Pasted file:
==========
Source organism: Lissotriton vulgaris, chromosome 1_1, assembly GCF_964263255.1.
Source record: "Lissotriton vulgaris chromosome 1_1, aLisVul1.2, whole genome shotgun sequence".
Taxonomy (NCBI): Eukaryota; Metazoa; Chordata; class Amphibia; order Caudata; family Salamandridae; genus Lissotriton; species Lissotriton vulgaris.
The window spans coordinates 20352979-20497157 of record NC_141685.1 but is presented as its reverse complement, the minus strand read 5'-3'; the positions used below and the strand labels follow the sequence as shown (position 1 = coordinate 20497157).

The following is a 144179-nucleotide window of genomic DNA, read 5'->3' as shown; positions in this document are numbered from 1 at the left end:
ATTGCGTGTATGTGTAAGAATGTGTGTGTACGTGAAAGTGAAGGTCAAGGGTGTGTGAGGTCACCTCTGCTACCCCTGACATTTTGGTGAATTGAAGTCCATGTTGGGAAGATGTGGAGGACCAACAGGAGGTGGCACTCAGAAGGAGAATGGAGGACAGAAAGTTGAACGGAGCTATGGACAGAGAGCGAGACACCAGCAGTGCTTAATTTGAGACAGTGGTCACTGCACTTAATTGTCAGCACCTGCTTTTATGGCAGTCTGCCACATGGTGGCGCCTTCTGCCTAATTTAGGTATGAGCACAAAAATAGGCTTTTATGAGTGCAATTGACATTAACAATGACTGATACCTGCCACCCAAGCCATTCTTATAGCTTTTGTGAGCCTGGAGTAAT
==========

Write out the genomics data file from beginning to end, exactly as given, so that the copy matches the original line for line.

Source organism: Lissotriton vulgaris, chromosome 1_1, assembly GCF_964263255.1.
Source record: "Lissotriton vulgaris chromosome 1_1, aLisVul1.2, whole genome shotgun sequence".
Taxonomy (NCBI): Eukaryota; Metazoa; Chordata; class Amphibia; order Caudata; family Salamandridae; genus Lissotriton; species Lissotriton vulgaris.
The window spans coordinates 20352979-20497157 of record NC_141685.1 but is presented as its reverse complement, the minus strand read 5'-3'; the positions used below and the strand labels follow the sequence as shown (position 1 = coordinate 20497157).

The following is a 144179-nucleotide window of genomic DNA, read 5'->3' as shown; positions in this document are numbered from 1 at the left end:
ATTGCGTGTATGTGTAAGAATGTGTGTGTACGTGAAAGTGAAGGTCAAGGGTGTGTGAGGTCACCTCTGCTACCCCTGACATTTTGGTGAATTGAAGTCCATGTTGGGAAGATGTGGAGGACCAACAGGAGGTGGCACTCAGAAGGAGAATGGAGGACAGAAAGTTGAACGGAGCTATGGACAGAGAGCGAGACACCAGCAGTGCTTAATTTGAGACAGTGGTCACTGCACTTAATTGTCAGCACCTGCTTTTATGGCAGTCTGCCACATGGTGGCGCCTTCTGCCTAATTTAGGTATGAGCACAAAAATAGGCTTTTATGAGTGCAATTGACATTAACAATGACTGATACCTGCCACCCAAGCCATTCTTATAGCTTTTGTGAGCCTGGAGTAAT